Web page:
NEW DELHI India
-- The surgeon who performed the
world’s first heart transplant, Christiaan Barnard, in Cape
Town, South Africa, in 1967, visited Kenya in 1978 and made
big news, writes Swami Anand Kul Bhushan.
a world celebrity, he addressed many meetings and gave press
interviews in Nairobi. I was fortunate to cover his visit
and meet him.
My special interest in his visit was due to my late
father, Mr. V. P. Sharma, who suffered a massive heart
attack and died in 1966, a year before Barnard performed the
first heart transplant.
In those days, the patients afflicted with heart attacks
were given medicines to enlarge their arteries and injected
with pain killers to alleviate their agony.
On reading the news about the heart transplant, it was
natural for me to wonder if my father could have survived
with a similar operation.
But this operation was very risky at that time. On 3
December 1967, Barnard transplanted the heart of
accident-victim Denise Darvall into the chest of 54-year-old
Louis Washkansky, with Washkansky regaining full
consciousness and being able to easily talk with his wife.
Barnard had informed Mr. and Mrs. Washkansky that the
operation had an 80 per cent chance of success.
Instantly, Barnard and Washkansky became global
celebrities as journalists from round the world descended on
Cape Town’s Groote Schuur Hospital.
While Washkansky was photographed by a few journalists,
Barnard was photographed and interviewed extensively.
Unfortunately, Washkansky died 18 days later due to
Barnard’s second transplant patient, Philip Blaiberg,
whose operation was performed on 2 January 1968, was able to
go home from the hospital and lived for a year and a half.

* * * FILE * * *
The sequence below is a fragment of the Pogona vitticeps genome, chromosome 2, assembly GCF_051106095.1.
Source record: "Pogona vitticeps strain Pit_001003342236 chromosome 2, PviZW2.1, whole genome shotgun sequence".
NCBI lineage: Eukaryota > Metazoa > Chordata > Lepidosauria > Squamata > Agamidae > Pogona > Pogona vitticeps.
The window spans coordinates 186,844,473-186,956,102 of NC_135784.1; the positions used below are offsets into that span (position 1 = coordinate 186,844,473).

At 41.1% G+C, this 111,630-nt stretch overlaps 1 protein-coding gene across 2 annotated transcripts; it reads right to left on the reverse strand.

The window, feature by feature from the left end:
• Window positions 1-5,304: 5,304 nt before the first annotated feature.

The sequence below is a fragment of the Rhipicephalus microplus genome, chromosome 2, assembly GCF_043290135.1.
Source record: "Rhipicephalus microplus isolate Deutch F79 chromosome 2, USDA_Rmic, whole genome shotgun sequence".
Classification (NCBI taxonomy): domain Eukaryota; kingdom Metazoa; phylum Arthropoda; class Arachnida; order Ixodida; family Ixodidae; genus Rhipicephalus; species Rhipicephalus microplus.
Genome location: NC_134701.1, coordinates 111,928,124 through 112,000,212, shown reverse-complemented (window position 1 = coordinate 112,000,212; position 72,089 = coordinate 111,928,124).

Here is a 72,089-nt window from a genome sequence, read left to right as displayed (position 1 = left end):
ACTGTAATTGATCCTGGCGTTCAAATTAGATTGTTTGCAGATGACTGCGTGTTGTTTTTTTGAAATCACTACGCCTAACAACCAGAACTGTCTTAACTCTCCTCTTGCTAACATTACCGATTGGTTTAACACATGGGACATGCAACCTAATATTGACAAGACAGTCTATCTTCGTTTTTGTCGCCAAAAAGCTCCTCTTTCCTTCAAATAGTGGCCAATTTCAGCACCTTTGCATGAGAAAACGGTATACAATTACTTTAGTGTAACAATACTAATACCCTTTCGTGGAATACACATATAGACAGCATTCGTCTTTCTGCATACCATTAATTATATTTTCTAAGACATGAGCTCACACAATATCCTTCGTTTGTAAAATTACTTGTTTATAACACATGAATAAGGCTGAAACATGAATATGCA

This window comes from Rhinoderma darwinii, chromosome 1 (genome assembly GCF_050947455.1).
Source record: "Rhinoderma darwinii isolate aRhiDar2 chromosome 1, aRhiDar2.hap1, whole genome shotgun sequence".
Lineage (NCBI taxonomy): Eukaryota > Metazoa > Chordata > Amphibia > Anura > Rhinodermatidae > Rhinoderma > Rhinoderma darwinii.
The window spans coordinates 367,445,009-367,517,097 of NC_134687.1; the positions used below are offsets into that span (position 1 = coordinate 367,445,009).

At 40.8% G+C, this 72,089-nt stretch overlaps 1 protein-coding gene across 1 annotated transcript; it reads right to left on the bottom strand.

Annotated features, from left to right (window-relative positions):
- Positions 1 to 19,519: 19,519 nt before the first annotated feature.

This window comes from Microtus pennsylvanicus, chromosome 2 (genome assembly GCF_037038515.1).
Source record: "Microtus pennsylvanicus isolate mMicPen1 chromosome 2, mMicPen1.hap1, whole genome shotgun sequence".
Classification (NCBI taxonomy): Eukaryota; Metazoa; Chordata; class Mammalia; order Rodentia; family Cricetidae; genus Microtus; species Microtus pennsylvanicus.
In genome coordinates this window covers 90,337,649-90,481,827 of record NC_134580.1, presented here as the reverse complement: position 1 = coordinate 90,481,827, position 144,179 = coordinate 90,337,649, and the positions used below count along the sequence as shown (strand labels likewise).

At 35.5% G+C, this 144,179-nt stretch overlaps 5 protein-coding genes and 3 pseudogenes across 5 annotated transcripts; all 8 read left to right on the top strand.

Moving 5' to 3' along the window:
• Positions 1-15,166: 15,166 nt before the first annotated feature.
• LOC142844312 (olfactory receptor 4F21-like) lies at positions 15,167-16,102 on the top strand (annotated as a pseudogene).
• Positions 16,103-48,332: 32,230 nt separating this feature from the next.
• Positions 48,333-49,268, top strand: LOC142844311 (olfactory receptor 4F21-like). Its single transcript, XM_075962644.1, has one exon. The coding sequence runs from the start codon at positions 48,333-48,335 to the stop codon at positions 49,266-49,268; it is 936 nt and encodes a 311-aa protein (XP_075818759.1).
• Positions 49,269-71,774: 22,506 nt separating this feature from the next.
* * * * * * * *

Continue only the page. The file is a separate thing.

Blaiberg’s heart was donated by Clive Haupt, a
24-year-old African, who suffered a stroke, triggering a
controversy in South African during apartheid.
Dirk van Zyl, who received a new heart in 1971, was the
longest-lived recipient, surviving over 23 years.
Thus, when the cardiac surgeon visited Kenya, he was
hailed for his pioneering achievements.
In addition to public engagements, he paid a courtesy
call on the then President of Kenya, Jomo Kenyatta.
It was after his visit to the State House in Nairobi,
that I caught up with him in Intercontinental Hotel where he
was staying and requested him to autograph his book,
‘Heart Attack You Don’t Have to Die’.
Opening my heart, during those few minutes, I told him
about my father’s death after a cardiac arrest.
Shortly before his visit to Kenya in 1978, the following
statement was published about his views on race relations in
"While he believes in the participation of Africans in
the political process of South Africa, he is opposed to a
one-man-one-vote system in South Africa".
In answering a hypothetical question on how he would
solve the race problem were he a "benevolent dictator in
South Africa", Barnard said in a long interview at The
"While I would abolish Social discrimination, political
discrimination would continue."